Around the State- Central- June 2000
By Ken Ibold
The Disney Institute, which for four years has encouraged visitors to expand their intellectual horizons, has a new message: Bring nine friends, or don't come at all.
From its inception, the Disney Institute at Walt Disney World aimed to attract visitors looking more for personal growth than theme-park entertainment. The institute offers more than 80 programs in nine tracks: entertainment, fitness, lifestyles, story arts, culinary arts, design, environment, youth and performing arts. The classes were aimed at adults who wanted to explore new horizons, older children and young adults who wanted to investigate potential careers and groups that wanted to conduct team-building exercises. Guests could take classes in animation, topiary, rock climbing, cooking, antiquing and more.
The problem was, the number of individuals willing to pay $50 to $150 for a half-day course was far outstripped by the number of attendees promised by Orlando's lucrative convention and corporate trade. So in March, the institute declared it was making the programs open only to groups of 10 or more. Although the target groups are corporate and convention customers, the institute will also accept social groups such as wedding parties -- as long as at least 10 people are involved.
"The decision was not driven so much inside out, driven by us, as it was a response to the marketplace," says Craig Taylor, director of sales and marketing.
Taylor says the institute's corporate sales have grown very rapidly in the last couple of years, while the growth of individual sales has been merely "steady." In typical Disney fashion, Taylor declines to release any attendance figures.
By focusing on group sales, Disney may be counting on less price sensitivity. Many of the programs had been sold in three- and four-day packages that included lodging and other extras, sometimes for more than $1,000. Although those packages were discounted rates, even that could not fill the institute's 584 townhouses and bungalows.
When Disney chief Michael Eisner introduced the concept five years ago, he called it "a resort with a creatively charged atmosphere, where you can engage your body, excite your mind and expand your horizons," and a "bold experiment." As the experiment progresses, professional development courses such as "Managing for Creativity and Innovation" may take over from "The Creative Gardener."
In the News
Altamonte Springs -- FinancialWeb.com secured $8 million in funding that will enable it to expand its financial information web service to new international markets. The 3-year-old company said it would publish its overseas websites in the native languages of the countries that coverage is geared toward.
Casselberry -- Duro Communications flew in the face of Nasdaq's turmoil, filing an initial public offering the company hopes will raise $144 million. The company has not yet set a date for the offering or the number of shares.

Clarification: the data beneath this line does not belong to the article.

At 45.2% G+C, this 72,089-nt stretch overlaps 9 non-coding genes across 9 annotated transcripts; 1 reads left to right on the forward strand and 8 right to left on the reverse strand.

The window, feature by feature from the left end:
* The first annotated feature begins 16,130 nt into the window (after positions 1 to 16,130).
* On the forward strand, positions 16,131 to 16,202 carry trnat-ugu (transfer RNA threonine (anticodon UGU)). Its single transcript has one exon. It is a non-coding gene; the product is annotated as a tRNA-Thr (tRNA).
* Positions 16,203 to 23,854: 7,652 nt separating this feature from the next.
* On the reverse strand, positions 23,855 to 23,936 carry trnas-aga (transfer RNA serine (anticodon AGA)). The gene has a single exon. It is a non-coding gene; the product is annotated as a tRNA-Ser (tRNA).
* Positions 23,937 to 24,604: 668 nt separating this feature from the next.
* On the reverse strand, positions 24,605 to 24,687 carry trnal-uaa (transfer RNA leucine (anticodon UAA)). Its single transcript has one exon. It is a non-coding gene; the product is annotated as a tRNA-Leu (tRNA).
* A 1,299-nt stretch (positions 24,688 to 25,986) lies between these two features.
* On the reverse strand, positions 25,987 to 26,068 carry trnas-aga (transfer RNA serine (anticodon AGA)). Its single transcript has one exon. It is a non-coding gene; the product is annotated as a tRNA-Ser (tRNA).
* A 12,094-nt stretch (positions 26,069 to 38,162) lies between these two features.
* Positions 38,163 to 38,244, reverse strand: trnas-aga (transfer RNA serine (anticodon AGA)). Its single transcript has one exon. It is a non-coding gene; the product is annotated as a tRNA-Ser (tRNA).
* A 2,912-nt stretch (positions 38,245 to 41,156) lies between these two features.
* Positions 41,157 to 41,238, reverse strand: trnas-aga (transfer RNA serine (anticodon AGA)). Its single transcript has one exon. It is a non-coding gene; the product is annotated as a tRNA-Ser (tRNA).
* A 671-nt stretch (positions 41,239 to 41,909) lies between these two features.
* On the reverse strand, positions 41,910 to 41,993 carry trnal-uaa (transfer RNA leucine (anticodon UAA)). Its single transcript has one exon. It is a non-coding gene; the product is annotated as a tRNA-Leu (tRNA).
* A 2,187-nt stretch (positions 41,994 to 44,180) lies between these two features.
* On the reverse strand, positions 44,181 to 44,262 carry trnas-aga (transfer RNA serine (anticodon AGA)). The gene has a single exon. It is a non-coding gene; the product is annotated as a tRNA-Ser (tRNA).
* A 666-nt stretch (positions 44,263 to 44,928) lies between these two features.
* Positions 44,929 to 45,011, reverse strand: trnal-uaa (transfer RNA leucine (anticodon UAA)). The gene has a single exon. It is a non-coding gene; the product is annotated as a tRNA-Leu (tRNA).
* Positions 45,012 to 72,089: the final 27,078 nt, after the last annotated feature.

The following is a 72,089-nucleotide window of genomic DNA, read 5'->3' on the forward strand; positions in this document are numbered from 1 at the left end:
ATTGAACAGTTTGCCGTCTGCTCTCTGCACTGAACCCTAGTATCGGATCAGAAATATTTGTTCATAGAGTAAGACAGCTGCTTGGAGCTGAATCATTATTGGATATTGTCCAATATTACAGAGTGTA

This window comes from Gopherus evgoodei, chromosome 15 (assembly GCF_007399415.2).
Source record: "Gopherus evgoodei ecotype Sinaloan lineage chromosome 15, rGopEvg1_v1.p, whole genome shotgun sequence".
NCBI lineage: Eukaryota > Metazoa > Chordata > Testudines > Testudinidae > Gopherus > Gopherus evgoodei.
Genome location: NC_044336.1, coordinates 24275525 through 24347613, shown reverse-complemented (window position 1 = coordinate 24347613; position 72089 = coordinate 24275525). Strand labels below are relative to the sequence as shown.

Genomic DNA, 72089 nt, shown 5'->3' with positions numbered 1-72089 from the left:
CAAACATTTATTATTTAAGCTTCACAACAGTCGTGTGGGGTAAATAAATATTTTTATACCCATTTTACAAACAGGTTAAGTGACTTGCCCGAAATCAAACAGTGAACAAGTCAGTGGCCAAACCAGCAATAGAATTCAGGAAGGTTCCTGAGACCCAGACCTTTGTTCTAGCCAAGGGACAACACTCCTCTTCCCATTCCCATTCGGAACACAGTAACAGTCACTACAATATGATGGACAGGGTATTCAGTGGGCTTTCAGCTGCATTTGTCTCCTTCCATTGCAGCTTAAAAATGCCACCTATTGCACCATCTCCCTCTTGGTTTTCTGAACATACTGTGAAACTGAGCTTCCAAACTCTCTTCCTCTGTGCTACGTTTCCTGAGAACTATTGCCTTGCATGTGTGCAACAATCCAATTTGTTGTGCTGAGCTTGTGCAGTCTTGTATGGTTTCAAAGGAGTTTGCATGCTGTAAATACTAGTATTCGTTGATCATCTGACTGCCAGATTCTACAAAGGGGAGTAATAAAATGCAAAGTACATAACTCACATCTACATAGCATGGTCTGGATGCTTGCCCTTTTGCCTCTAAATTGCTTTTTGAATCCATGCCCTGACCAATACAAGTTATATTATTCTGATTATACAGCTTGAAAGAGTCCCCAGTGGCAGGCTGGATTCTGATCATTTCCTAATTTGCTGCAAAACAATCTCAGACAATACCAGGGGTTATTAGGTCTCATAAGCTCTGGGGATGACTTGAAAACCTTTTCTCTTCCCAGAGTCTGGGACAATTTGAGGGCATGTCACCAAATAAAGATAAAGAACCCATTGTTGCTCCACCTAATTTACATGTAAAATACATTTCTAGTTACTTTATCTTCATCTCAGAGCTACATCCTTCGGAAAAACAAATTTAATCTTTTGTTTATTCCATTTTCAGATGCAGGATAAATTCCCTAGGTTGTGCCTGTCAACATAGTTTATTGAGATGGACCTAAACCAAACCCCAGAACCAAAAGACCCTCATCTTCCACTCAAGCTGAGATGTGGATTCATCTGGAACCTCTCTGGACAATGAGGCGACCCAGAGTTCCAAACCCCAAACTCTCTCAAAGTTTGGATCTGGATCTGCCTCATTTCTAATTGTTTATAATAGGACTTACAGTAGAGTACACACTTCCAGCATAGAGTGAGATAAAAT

Daytona Beach -- Thermacell Technologies says it will close its American Paints operation, which it called an "unnecessary financial drain on the company's resources." There's been no word on how many employees will be affected.
DeLand -- Memorial Health Systems says it will give up running Memorial Hospital-West Volusia effective Sept. 30. Although the company said in a letter to the West Volusia Hospital Authority that it may reconsider the termination if the lease agreement can be renegotiated, so far no talks have taken place and no other potential operators have been identified. Among other things, the company wants the tax-financed authority to boost its annual subsidy from $1.6 million to $6 million.
Lake Mary -- BarrierMed has launched its cut- and puncture-resistant surgical gloves, the first in a line of products that employ tough polymer films used in space suits and bulletproof vests but have the natural feel required in medicine. The company says the new patented material can replace about 400 products currently found in hospital operating rooms. The company says sales should top $3 million this year and reach $30 million in five years.
Leesburg -- Regal Marine Industries scrapped its plans to build a yacht factory on 16 acres. The plant, which would have employed about 345 people, was opposed by neighbors who worried it would create noise, traffic and health hazards.
Melbourne -- Harris Corp. (NYSE-HRS) says it has hired about 240 people so far this year, a step toward reversing the company's 550 layoffs in Brevard County in the last two years. The new hires will fill 160 new positions and 80 that had become vacant through attrition.
Orlando -- Staples announced plans to open 26 superstores in Florida this year, with the lion's share in the Orlando area. The company says central Florida's high number of entrepreneurial startups is driving its optimistic plans.
Osceola County -- Walt Disney World says it will hire more than 200 computer programmers, engineers and other technical personnel this year. Half of the positions will be new, while the other half will fill jobs vacated by workers moving on.
Winter Park -- Winter Park Health Foundation, which together with Columbia/HCA Healthcare Corp. is selling Winter Park Memorial Hospital, will inject more than $47 million into the foundation's cash reserves. The foundation has not yet decided what to do with the windfall but will likely expand existing programs for seniors and kids.
Report shows majority of Florida hospitals are not complying with the federal price transparency law
At some universities, tenure may become a thing of the past. That could have an economic impact.